From the newsletter of the JGS of Ventura and the Conejo Valley:
      First American Jews
      Geni.com has made available Rabbi Malcolm H. Stern’s book, First American Jewish Families: 600 Genealogies, 1654-1988. It identifies more than 25,000 members of the earliest Jewish immigrants to the U.S. beginning in the colonial days. It's available to be viewed here: http://tinyurl.com/bkfr3c7. You may also connect directly to the database by clicking: http://tinyurl.com/acynmo3http://www.jgscv.org
      How The USCIS Helped Break Down a Brick Wall
      By Jan Meisels Allen
      This is a summary of the 5-minute genealogical hint given at the May 5th meeting. USCIS answered the question: What was Aaron Baker’s original name.
      What I Knew:
      Aaron Baker was my maternal Aunt Anna’s husband for 57 years—they married in 1922. He was a farmer in Torrington Connecticut, born in Kovno, Lithuania, and according to the 1920 and 1930 censuses he immigrated in 1914 to the United States. He immigrated with his mother Etta. The 1920 census noted his immigration year—1914 and said he had applied for naturalization: PA. At that time he was living in Torrington with his mother Etta.
      The 1930 census had him married to my aunt and living with their two sons: Allen and Merrill. It stated he immigrated in 1914 and that he was a naturalized citizen. I could not find his ship’s manifest and I had assumed his original name was Beker or Bekerowitz.
      I was going to Boston in late October for an IAJGS board meeting –I thought I would go a day ahead and do some personal genealogy. Knowing that he was naturalized between 1920 and 1930 from the census records, and that he “probably” immigrated in 1914 I contacted the New England Historic and Genealogy Society asking if they had any records that would either show his naturalization or his name change. They replied they did not and referred me to the National Archives North East Region. They also replied that they had nothing they could find.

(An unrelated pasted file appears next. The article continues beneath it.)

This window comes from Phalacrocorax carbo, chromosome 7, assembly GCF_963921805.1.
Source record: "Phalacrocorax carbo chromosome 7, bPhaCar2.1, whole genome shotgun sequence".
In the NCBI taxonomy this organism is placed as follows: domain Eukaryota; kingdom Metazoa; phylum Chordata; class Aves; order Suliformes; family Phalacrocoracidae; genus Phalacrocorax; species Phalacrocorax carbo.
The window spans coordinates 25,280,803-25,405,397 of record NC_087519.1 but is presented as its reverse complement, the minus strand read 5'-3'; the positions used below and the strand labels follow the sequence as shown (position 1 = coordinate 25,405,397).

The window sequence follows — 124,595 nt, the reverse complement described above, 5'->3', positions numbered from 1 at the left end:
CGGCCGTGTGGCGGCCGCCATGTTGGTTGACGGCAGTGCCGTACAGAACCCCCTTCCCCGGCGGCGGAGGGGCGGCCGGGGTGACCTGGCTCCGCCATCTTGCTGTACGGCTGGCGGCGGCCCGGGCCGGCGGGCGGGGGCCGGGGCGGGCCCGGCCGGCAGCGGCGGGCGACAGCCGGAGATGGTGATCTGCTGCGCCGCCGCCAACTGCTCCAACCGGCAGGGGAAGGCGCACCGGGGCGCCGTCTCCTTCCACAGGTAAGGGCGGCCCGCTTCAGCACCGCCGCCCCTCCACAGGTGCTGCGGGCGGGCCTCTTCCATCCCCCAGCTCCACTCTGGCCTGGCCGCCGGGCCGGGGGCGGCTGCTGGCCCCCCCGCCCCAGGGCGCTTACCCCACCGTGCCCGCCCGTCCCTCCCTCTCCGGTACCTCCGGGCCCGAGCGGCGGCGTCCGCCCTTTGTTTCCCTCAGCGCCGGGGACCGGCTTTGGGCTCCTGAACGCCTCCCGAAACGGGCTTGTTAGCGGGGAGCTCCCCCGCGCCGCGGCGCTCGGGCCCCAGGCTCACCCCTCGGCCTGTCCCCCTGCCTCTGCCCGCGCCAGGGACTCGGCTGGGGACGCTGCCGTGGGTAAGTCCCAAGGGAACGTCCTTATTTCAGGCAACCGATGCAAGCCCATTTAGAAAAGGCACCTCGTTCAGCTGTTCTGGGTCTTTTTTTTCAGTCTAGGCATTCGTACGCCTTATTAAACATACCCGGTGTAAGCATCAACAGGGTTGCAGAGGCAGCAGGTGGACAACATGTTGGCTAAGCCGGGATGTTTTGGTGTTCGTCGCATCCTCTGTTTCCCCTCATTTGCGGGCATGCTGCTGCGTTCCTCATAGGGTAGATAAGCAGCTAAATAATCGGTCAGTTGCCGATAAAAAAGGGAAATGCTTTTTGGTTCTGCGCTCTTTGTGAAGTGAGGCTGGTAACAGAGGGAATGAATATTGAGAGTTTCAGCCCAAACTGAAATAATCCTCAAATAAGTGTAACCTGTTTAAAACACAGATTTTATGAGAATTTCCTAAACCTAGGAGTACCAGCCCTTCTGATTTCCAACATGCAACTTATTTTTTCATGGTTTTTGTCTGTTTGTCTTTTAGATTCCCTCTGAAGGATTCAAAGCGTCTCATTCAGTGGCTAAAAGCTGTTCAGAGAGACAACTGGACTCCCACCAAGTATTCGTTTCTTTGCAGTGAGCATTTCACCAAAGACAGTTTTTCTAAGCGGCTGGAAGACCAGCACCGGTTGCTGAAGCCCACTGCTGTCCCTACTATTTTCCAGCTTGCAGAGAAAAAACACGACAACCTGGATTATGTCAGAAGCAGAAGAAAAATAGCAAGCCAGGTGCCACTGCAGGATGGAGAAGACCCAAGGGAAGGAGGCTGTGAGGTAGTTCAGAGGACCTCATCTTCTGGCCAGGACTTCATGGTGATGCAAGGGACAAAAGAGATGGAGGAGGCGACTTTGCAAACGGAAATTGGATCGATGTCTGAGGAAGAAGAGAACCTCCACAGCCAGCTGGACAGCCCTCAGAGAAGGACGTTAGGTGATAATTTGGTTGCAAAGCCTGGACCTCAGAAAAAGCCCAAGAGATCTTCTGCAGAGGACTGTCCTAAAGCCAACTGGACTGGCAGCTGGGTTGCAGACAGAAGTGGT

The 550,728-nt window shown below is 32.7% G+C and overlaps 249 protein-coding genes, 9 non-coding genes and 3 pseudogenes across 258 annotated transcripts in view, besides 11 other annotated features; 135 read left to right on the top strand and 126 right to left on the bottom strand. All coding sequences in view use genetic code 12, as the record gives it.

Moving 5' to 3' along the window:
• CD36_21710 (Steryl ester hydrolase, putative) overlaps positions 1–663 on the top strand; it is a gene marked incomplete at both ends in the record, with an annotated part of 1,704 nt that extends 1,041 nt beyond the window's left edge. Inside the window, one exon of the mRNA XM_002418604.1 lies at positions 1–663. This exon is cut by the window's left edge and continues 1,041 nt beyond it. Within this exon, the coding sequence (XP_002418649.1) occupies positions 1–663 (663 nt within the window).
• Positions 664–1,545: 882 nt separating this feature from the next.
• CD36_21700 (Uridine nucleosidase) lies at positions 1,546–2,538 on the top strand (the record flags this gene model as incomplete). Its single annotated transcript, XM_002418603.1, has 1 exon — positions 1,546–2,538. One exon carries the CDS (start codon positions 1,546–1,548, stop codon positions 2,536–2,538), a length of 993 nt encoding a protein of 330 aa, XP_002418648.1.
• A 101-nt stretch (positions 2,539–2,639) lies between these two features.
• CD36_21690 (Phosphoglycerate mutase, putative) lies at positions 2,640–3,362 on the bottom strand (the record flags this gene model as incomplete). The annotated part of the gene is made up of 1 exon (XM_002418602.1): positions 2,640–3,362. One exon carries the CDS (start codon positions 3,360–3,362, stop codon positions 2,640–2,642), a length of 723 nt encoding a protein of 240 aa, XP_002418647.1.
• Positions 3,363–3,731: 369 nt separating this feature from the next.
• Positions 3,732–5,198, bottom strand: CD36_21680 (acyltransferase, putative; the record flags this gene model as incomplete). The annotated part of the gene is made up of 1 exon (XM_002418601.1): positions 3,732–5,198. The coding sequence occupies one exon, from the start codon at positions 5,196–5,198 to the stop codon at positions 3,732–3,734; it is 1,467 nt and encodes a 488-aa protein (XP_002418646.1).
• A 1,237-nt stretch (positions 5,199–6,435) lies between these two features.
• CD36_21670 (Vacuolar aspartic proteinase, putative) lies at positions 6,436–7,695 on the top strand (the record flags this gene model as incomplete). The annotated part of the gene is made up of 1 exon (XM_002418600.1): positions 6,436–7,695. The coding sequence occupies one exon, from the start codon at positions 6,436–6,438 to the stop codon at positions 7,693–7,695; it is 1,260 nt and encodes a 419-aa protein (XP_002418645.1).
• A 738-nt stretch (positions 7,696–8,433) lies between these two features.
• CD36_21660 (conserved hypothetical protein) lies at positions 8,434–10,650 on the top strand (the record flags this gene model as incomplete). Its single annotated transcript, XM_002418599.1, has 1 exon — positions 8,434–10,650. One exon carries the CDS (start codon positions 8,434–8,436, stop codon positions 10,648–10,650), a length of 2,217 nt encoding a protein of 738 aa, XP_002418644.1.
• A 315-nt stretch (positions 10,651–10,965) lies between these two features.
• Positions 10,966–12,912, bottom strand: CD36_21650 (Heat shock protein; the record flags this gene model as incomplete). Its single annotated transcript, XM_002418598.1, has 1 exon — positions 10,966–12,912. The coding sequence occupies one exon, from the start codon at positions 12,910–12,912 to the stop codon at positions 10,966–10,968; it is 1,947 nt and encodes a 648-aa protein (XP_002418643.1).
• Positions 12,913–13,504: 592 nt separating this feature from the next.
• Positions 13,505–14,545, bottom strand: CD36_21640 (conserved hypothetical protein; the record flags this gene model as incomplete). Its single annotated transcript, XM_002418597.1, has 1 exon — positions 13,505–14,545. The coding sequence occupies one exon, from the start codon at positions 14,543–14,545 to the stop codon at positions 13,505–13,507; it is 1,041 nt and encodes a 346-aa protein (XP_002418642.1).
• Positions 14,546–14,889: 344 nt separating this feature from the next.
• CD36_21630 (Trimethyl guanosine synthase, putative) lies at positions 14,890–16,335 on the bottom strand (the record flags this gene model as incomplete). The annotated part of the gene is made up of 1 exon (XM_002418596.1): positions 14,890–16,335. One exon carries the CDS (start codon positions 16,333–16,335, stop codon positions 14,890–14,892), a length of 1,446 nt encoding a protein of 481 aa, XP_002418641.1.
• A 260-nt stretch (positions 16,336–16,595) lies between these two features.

Superstorm Sandy prevented my original plan to go to Boston a day early—and as neither organization could assist, I contacted Marian Smith at the USCIS and asked if it was worthwhile to make an inquiry to them. Marian let me know that she found his file and it was interesting—the file had 12 documents in it! She also told me his original name was Israel Buruchowitz! I should fill out the USCIS forms and submit the payment to get the records. I went to the JGSCV website http://www.jgscv.org and clicked on “resources”: United States and scrolled down to the USCIS link: http://www.uscis.gov/genealogy and completed the on-line form and payment.